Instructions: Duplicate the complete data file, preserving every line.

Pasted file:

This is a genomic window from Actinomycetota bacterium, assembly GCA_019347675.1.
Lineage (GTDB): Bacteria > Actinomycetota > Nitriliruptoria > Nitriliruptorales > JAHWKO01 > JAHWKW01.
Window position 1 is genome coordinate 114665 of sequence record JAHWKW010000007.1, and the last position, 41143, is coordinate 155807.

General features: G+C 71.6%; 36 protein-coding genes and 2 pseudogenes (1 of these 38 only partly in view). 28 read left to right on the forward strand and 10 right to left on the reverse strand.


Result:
This is a genomic window from Actinomycetota bacterium, assembly GCA_019347675.1.
Lineage (GTDB): Bacteria > Actinomycetota > Nitriliruptoria > Nitriliruptorales > JAHWKO01 > JAHWKW01.
Window position 1 is genome coordinate 114665 of sequence record JAHWKW010000007.1, and the last position, 41143, is coordinate 155807.

General features: G+C 71.6%; 36 protein-coding genes and 2 pseudogenes (1 of these 38 only partly in view). 28 read left to right on the forward strand and 10 right to left on the reverse strand.